Roughly half of his ‘friends’ laughed at him.  Lots of laughter.  Were they all on something?  The remaining four people hurried to his side and tried to claw the masses of bugs away from him.  As they got bitten and stung in retaliation, they backed away, brushing the bugs off of their arms and legs, leaving him to his fate.

The bugs I had in the area coalesced into another vaguely humanoid shape.  Then another.  In moments, I had a half-dozen figures in a loose ring around the group.  I moved them forward, and my enemies backed away from them.  I used this to herd the Merchants until they stood back to back in a tight circle, surrounded.  They had their weapons raised, but they had to know how ineffectual the baseball bats and guns would be.

Then I waited, keeping the swarm-figures remaining as motionless as possible.  If it weren’t for the man still thrashing on the ground, screaming, it would have been eerily still and quiet.

The second group was oblivious to the events a few blocks away as they roamed through my territory.  A woman in the group was singing, loud enough that her voice would be carrying to nearby residents.  She was letting them know that trouble was near.  I noted that she was holding a plastic tank of gasoline, if the topographic map I was getting from my swarm-sense was right, and the box in her other hand could easily have been matches.  That wasn’t good.

Still, her group had yet to do anything.  I kept an eye on them and waited.

Someone in the first group made a run for it, rushing for the space between two of the swarm-figures that surrounded his group.  He didn’t make it.  The swarms both intercepted him, and he went down, howling in pain.

Unease gave way to panic as the group realized they were trapped.  A woman shoved a man into the nearest swarm, trying to use him to clear the way, but she only got two more steps before the wasps, black flies, mosquitoes and hornets caught up to her.  She violently swung her arms around herself in a futile attempt to fight off the bugs, and succeeded only in throwing herself off-balance and falling to the ground.  The spiders, ants, centipedes, millipedes, beetles and all of the other crawling parts of the swarm rolled over her, burying her beneath their mass before she could stand.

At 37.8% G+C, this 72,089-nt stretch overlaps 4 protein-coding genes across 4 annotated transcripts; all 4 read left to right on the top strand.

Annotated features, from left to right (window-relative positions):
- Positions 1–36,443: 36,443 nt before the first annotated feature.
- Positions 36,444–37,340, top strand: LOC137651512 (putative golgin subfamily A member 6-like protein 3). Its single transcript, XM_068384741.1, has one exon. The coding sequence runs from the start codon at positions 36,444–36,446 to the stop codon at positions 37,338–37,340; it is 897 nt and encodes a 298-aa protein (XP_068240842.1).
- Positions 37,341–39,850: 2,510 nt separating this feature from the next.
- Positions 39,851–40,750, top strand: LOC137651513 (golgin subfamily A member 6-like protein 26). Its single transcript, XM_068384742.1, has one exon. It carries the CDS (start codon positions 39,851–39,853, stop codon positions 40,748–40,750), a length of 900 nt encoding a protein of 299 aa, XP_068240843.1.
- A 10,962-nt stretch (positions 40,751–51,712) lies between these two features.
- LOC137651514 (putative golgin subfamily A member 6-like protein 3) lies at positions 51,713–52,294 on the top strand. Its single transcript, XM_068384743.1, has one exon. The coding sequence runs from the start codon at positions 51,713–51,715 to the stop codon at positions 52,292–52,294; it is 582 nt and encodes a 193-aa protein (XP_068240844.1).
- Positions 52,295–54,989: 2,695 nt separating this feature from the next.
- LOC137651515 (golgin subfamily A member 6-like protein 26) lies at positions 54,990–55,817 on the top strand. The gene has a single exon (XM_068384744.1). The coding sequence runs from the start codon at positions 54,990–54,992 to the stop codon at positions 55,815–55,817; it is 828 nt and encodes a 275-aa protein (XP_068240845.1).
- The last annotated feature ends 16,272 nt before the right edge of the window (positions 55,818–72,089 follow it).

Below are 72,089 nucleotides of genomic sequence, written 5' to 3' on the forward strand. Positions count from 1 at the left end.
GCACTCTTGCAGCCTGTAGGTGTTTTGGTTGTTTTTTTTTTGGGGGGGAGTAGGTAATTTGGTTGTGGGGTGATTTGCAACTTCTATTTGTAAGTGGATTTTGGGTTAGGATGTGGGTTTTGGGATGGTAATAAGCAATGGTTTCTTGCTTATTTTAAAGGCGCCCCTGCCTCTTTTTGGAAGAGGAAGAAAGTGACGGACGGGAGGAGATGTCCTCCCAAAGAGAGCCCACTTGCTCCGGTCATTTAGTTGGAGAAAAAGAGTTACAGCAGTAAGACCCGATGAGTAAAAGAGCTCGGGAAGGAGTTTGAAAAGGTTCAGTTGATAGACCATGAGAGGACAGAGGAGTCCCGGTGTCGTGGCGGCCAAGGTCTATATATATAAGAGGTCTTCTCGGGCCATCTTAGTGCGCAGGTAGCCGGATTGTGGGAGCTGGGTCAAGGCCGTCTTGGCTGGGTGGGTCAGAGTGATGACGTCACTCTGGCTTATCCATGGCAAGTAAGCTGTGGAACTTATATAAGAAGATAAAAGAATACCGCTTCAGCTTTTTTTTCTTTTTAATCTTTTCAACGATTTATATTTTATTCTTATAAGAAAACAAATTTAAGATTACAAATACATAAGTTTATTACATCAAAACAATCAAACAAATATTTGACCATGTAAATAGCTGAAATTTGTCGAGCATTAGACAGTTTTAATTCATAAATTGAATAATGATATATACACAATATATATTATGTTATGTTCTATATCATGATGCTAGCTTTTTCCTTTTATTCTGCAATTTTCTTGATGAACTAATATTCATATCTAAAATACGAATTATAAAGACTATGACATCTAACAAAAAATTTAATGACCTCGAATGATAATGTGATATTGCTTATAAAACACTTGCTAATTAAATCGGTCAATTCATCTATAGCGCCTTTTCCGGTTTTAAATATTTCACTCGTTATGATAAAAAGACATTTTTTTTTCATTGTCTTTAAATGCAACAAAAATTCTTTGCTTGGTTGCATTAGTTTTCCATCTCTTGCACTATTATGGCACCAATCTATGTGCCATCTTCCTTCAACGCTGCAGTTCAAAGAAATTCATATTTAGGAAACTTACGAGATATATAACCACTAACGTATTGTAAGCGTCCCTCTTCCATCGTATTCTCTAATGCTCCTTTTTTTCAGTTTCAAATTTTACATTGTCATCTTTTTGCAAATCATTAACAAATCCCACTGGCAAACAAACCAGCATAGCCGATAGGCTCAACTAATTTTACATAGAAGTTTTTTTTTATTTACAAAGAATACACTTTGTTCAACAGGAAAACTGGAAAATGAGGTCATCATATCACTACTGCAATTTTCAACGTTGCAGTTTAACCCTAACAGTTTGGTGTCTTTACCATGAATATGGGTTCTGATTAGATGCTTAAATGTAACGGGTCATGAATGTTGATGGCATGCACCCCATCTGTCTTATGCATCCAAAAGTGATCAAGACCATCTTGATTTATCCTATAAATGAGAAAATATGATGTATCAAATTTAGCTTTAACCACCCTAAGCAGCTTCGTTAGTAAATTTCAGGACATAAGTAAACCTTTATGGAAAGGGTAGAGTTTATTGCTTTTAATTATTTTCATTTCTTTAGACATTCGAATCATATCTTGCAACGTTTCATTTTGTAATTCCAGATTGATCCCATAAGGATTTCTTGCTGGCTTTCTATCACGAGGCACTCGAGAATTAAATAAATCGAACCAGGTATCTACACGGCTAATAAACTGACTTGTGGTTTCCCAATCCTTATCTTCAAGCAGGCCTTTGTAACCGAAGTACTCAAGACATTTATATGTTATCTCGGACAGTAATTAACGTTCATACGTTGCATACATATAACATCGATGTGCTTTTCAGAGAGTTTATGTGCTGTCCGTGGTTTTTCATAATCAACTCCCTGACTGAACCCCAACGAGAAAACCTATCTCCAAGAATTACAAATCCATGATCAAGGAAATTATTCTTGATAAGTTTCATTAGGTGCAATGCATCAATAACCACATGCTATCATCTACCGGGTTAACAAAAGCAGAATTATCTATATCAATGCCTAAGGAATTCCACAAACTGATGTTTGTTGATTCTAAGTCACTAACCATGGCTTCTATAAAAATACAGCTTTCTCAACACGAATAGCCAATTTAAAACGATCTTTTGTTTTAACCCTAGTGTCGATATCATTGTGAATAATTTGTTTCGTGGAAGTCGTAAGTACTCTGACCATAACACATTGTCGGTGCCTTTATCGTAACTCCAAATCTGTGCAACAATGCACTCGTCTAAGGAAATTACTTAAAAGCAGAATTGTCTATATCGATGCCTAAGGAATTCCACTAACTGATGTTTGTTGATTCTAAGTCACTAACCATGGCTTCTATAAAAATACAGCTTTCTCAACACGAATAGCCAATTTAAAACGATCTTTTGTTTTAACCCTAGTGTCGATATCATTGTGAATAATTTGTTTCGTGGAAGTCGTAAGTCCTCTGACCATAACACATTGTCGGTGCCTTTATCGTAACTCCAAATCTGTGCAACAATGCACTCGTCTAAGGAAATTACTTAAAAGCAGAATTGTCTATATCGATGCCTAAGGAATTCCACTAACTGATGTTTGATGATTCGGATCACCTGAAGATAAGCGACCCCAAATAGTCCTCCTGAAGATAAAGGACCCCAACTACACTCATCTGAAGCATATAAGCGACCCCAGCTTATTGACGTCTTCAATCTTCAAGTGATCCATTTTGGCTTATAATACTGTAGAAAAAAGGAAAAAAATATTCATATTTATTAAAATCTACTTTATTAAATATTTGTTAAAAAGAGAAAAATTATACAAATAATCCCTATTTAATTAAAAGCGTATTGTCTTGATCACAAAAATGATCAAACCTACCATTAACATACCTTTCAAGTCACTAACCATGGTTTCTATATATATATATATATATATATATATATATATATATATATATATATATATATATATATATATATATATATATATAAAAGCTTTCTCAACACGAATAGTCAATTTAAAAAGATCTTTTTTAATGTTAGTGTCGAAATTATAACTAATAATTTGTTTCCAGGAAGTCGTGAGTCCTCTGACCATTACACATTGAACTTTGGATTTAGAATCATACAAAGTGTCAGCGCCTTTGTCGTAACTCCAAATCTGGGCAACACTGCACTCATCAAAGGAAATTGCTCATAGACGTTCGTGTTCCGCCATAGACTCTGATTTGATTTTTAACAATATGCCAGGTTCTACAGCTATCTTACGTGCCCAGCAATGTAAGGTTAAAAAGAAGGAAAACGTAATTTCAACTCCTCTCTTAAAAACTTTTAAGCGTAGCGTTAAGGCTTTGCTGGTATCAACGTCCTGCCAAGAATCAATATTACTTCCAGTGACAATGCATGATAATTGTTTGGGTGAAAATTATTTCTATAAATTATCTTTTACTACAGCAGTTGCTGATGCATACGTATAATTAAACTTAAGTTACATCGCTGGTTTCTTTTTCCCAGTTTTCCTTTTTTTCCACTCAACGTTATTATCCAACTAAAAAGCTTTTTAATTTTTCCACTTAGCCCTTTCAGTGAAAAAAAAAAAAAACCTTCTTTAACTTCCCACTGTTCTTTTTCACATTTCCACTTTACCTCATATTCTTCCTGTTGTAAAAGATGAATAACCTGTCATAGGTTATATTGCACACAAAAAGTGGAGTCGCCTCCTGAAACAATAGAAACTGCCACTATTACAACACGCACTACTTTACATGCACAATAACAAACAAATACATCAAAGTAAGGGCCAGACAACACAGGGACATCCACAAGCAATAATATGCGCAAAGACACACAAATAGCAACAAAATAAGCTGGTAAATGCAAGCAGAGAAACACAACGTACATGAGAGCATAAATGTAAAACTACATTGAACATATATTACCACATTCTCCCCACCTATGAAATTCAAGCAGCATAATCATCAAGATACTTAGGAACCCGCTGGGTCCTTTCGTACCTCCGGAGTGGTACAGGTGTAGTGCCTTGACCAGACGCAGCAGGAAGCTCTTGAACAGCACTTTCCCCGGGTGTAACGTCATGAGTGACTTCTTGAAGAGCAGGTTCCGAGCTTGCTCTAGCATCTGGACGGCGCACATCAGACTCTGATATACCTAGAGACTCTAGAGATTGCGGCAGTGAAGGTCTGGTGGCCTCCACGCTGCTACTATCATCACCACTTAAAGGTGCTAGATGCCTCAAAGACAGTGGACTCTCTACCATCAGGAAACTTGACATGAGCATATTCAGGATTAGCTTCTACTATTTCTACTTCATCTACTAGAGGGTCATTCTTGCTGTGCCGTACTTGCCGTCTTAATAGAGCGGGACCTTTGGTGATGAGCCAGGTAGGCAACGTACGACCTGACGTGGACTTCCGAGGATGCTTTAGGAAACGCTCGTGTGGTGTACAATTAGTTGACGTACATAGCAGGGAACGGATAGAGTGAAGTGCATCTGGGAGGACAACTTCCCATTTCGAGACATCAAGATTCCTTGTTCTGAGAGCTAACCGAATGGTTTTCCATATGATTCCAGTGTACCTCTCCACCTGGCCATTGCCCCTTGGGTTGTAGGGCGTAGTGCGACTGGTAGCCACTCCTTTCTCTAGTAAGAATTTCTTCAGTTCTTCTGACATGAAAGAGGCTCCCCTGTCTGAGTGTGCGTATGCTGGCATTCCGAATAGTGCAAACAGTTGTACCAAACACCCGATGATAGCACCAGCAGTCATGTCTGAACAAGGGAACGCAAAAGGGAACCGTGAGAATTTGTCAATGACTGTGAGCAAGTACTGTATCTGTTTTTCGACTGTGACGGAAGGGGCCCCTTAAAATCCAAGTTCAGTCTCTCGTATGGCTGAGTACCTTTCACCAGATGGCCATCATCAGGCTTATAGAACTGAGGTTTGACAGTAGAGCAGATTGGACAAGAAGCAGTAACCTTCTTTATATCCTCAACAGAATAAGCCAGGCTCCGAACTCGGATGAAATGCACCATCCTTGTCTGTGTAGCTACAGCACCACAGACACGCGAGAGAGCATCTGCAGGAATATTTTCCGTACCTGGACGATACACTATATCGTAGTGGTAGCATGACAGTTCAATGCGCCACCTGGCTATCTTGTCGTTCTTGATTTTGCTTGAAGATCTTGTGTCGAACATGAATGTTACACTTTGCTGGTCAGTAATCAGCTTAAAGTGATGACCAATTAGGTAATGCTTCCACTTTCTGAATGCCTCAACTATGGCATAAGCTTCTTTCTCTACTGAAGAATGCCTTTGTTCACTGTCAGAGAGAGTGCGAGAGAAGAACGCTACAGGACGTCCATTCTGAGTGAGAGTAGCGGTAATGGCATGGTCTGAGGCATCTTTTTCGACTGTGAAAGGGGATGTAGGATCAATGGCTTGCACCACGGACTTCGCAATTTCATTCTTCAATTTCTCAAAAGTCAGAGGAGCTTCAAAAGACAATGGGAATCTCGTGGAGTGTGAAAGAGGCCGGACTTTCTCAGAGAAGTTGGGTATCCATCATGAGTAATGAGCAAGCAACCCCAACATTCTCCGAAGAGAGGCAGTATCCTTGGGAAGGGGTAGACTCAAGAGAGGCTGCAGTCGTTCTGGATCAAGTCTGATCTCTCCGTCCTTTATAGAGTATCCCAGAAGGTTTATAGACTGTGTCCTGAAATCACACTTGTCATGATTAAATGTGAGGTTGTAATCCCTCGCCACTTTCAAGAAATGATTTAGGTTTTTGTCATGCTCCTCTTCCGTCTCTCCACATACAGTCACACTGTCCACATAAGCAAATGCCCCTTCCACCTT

The remaining four Merchants in the first group exchanged muttered words, some kind of plan.  Then three of them broke for it, each headed in a different direction.  I wasn’t sure what outcome they expected.  A mass of bugs caught each of them, and they all went down, limbs flailing, screaming.

That left only one.  He dropped into a crouch, his hands on his head, and looked frantically around for some kind of escape route.

So I gave him one.

The swarm-figures parted enough that he had a chance to retreat.  It took him ten seconds to notice it, and another few seconds to build up the courage to make a run for it.

He bolted.  Seeing the general mass of insects down the road, he decided to turn into a series of alleyways.  I let him run for a minute.

He was halfway down an alley when I drew the ambient bugs from the vicinity into a loose humanoid shape, not as dense as the others.  Still, seeing it stopped him in his tracks.

He turned to retreat the way he’d come, only to find another swarm coalescing into a second figure at the other end of the alley.  His head whipped around as he realized he had no escape routes left, and then he screamed, a primal, despairing sound.

The swarm figures moved towards him at a glacial pace, with more bugs joining them every second, to give them more mass and more raw attacking power.  His composure cracked before they even reached him, and he charged headlong into the swarm that had been at the far end of the alley.  Bugs tore into him, pinching and stabbing him, and he made it nearly to the edge of my power’s range before his legs buckled.  He landed on top of a pile of the trash that the nearby building’s residents had been stacking in the alleyway, and the swarm started mauling him.